Finally, there was an area partitioned off into a number of theatres, workshops, classrooms, and panel/discussion areas. One of the latter was my next destination, where in the 11 am hour Joe Kubert gave a retrospective of his seventy years in the industry, fielded questions from the audience, and drew a wonderful drawing of Nite Owl from The Watchmen that was to be auctioned off to benefit the Ronald McDonald House charity. (I apparently did not win it since I've heard nothing several days later. Congratulations to whomever did!)
This was the second high point of my day, just listening to one of the founders of the comic book medium who has emerged as probably the single most influential artist in the history of narrative illustration through his Joe Kubert School of Cartoon and Graphic Art. It's sad that just recently we have lost several of that first, “founders” generation – Jerry Robinson and Sheldon Moldoff coming immediately to mind.
|Joe Kubert signing|
I value the opportunity I had not just to hear him speak but, later in the day, to get the first volume of Tarzan: The Joe Kubert Years signed and to thank him for, with the first DC issue of Tarzan collected in that book, turning me on to the wonderful writings of Edgar Rice Burroughs.
Most of the rest of the day was spent just wandering around the convention. Early in the afternoon I saw that science fiction author Larry Niven had arrived at his autograph booth. I went and introduced myself to him, saying a few words about how I've enjoyed various books and stories he's written. Unfortunately I did not have any appropriate books for him to sign – most of what I've read by him have been mass market paperbacks or older “cheap” Science Fiction Book Club editions such as The Mote in God's Eye which he cowrote with Jerry Pournelle. He and Pournelle are neighbors and good friends, and I mentioned to him that I sort of keep up with his, Pournelle's, and the latter's dog Sable's “adventures” in hiking via Pournelle's blog. I did, however, get Niven's signature on the Green Lantern graphic novel Ganthet's Tale; in the early '90s, as I understand it, DC asked Niven to formulate a “story bible” for the Green Lantern universe, and this “Prestige Edition” comic illustrated by John Byrne was one product of that. I also sat through a panel during which Niven and his “booth-mate,” fellow sci-fi author Timothy Zahn described the processes by which they have formulated alien cultures to populate various of their works. I say “sat through” because unfortunately Niven and Zahn were competing with a very raucous True Blood actress' question-and-answer panel right “next door” with only a fabric curtain between the two “rooms,” and I quite frankly was able to hear only very little of what I wanted to hear. I was, however, able to shout out my own small contribution to the panel when Zahn blanked on the name of the robot stories written back in the 1930s and 1940s by “Eando” Binder and I was able to jog his memory, “Adam Link!”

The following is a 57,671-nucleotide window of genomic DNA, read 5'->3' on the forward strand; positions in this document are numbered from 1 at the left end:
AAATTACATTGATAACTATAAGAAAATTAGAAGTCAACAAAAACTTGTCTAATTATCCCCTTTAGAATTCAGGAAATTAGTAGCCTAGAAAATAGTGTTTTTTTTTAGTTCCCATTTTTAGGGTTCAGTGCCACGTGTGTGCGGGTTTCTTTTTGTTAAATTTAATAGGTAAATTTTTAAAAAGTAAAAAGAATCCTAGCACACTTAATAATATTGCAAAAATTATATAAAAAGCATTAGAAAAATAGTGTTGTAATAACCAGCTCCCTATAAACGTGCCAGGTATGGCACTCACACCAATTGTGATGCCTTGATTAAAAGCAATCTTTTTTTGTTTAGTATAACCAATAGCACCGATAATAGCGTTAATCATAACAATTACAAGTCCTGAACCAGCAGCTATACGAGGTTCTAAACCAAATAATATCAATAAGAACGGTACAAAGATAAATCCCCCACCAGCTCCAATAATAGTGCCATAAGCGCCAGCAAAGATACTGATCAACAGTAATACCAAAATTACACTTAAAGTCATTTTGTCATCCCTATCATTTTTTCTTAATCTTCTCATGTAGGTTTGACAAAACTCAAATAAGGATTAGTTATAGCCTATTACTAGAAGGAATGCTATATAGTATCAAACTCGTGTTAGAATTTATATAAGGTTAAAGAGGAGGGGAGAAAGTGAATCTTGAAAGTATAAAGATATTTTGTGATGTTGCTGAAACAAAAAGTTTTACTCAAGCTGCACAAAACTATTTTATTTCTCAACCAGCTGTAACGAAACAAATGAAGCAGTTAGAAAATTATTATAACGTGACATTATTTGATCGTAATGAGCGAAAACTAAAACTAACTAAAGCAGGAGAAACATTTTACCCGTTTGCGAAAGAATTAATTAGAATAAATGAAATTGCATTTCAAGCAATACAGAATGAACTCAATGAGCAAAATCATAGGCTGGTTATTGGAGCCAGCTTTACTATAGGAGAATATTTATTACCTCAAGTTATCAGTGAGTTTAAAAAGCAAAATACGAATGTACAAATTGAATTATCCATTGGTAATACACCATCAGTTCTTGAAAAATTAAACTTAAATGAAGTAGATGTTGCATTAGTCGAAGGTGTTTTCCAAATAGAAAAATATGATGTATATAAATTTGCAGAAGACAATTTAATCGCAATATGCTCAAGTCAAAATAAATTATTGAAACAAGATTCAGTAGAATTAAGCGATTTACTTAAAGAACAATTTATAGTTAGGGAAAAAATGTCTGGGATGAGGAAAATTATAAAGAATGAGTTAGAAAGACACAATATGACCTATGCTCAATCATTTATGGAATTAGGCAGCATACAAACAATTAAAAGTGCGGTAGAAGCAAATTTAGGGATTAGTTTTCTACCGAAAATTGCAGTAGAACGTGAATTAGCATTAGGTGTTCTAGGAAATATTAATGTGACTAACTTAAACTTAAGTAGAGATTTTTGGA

|Rod Thornton, Thom Zahler, and Michelle Delecki|
"Gender Representation in Graphic Literature"
The other interesting panel that I attended, mainly drawn by Thom Zahler's involvement, dealt with “Gender Representations in Graphic Literature.” It was organized, as I understand it, by a graduate student studying such issues, and included two other artists besides Thom. The perceived misogynism of super-hero comics in particular, a perception exacerbated in recent months by the notorious portrayal of Starfire in DC's Red Hood and the Outlaws, was a major focus, but the artists were able to give a lot of insight into how they go about attempting to avoid such issues in their works. A specific issue that I find disturbing (and have commented on in this blog from time to time) was never addressed however, that of the oversexualization of teenaged girls such as Supergirl, in part because I could not figure out a way to frame the question without coming off as a “dirty old man”! (On his own blog about the weekend, Thom posts a picture of "What a Panel Looks Like to Me" which shows some old guy off to the extreme left....)
Other than those various memorable parts of the day, I basically just wandered around from booth to booth – oh, at some point I also got a signature by artist Shane Davis in his Superman: Earth One hardcover. When I handed it to him, I said, “This is something I'm sure you don't sign every day,” to which he agreed, “No … this is the first one I've seen today,” although we both knew I'd been standing in a line of people the majority of whom had just that volume for him to sign. I ended up buying very little at this convention beyond the various posters and the commission from Thom Zahler – just a paperback collection of art by Joe Kubert along with his sons, Adam and Andy, and a couple of independently produced comics just for the heck of it. Which brings to mind the different “flavors” of the various conventions I've been to over the past few years.